India's 1983 World Cup hero Roger Binny revisits Kapil Dev's legendary 175-run knock against Zimbabwe and the improbable win in the final against the West Indies.
Roger Binny was a member of the Kapil Dev-led squad that clinched India's first World Cup title in 1983. Thirty-six years later, in this chat with Shubham Pandey, Binny, on the sidelines of the Britannia World Cup Jao event, remembers the Indian summer in England when the team wrote a beautiful chapter in country's cricketing history.
Judging from the first two World Cups, there was nothing really to look forward to when we boarded the flight to England to take part in the 1983 Prudential World Cup. But as I look back at the journey now, the win over West Indies in the series before the World Cup had given all the players a little bit of confidence. I was not part of that team. There were a few of us who were not in that playing XI. But overall, the team's confidence was built upon that victory. That was the starter for the World Cup.
And again, I think beating West Indies in the first game of the World Cup was a big morale-booster for the team, considering the fact that it was for the first time that they had lost a match in any World Cup. It made the whole team believe that we could take charge and the confidence level was on the rise.
That (win against West Indies) victory was also the moment when we thought we are here to compete. Considering the strength of that West Indies team, beating them made us believe in ourselves. There was a lot of work to be done later on because that was just the first game but it was enough to boost our confidence going ahead in the tournament.
The other match that mattered was against Zimbabwe. At 17/5, I walked out to the middle to join Kapil (Dev). I was there in the dressing room for like 15 minutes and I was batting at number 7. Everyone in the team was tense.
At that time, nobody was really cracking jokes or anything. Everyone was sitting quietly. There were some players who stuck to superstitions where they did not get up from the seat. Nobody moved from their seats, actually. There was a lot of tension in the dressing room, considering that we had come this far in the tournament. And then at 17/5, we thought we had lost the game. That victory was going to take us to the semi-finals. I think all these things made everybody upset at that point of time. We were angry with ourselves, to be honest. But then Kapil took over.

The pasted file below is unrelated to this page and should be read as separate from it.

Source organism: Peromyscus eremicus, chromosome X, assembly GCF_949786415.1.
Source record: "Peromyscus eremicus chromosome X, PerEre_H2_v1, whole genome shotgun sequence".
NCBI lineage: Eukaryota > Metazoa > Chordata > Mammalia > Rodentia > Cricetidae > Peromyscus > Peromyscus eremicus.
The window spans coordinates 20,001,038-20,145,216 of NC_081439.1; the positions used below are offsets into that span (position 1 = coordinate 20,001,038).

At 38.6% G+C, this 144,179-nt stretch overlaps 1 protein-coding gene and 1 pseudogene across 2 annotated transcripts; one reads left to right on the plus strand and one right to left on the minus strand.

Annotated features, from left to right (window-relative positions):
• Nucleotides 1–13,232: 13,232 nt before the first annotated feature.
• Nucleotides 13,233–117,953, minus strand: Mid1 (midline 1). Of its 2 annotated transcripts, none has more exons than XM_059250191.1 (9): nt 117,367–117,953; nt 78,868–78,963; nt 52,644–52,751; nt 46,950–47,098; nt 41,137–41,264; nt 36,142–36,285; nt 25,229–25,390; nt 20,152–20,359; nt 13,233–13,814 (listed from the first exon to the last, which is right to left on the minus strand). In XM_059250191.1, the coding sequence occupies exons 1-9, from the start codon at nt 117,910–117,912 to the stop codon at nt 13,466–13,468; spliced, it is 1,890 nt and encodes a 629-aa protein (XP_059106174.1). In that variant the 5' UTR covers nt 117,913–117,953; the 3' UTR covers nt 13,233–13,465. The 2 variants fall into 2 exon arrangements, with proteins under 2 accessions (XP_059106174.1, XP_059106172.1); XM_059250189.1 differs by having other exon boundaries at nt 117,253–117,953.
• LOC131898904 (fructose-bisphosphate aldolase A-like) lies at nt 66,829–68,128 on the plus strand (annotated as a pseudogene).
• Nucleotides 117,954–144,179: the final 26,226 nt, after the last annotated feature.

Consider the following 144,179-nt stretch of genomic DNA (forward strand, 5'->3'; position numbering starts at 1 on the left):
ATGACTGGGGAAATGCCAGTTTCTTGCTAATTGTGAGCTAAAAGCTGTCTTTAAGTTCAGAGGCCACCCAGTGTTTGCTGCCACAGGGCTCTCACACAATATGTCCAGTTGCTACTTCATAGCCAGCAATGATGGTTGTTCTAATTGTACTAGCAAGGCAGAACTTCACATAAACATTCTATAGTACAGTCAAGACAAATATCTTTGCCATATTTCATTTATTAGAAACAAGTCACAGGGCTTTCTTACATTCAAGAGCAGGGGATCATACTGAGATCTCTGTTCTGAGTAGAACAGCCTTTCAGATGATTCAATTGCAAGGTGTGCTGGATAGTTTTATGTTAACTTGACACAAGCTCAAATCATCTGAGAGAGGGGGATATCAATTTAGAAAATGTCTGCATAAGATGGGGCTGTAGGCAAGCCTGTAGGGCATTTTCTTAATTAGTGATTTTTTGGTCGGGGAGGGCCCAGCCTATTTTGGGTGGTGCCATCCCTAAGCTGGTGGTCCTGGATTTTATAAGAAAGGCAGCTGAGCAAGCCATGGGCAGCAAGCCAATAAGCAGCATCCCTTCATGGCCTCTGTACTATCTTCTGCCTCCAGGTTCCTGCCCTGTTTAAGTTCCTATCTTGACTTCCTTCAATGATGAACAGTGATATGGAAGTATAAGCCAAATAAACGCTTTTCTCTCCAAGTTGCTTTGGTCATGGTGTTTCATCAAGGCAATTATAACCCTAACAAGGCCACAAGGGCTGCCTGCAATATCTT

In last 12 overs, we hit 120-odd runs I think, thanks to Syed Kirmani and Kapil Dev's contribution. That was a match of terrific contrasts for the team.
The final game again saw a disappointing batting display for us. I thought we had thrown away the game again. After reaching the semi-finals, beating England in England, beating almost all the teams actually, we thought we again let a key match slip away from our hands after getting bowled out for 183.
The domination in Kapil's voice helped us during the mid-innings break. He said if West Indies can get us out for 183, we can do the same thing. We have a bowling attack which can do this and has done this in the past. There is no reason we should give up. Let us go there and fight it out. That, sort of, lifted our confidence levels. As a result, Balwinder Sandhu got the wicket straightaway, removing Gordon Greenidge for 1.
We had them on the mat right from the start. I think the wicket that I took of Clive Llyod was important. And that is the most cherished wicket for me in that tournament. After the fall of that wicket, we started to dominate the match. He could have very easily turned the game around for West Indies.
That win meant a lot to all of us and the rest of the country. West Indies were the champions because they had the batsmen who could smash the best in the world for boundaries and they had bowlers who could bowl the quickest. They were also a brilliant fielding side. They were a dream one-day side. They walked over everybody.
We got a tremendous reception at the airport when we returned with the trophy. We did not expect such a reception, to be honest. Right from the airport to the Wankhede stadium, people followed us and went with us beside the roof-top bus, cheering us and throwing money, flowers, and garlands at us. It was the moment where everyone was happy. We had lost many matches and had not done well in the previous World Cups. The World Cup win gave a lot of joy to the people at home. They started expecting a lot from cricketers.
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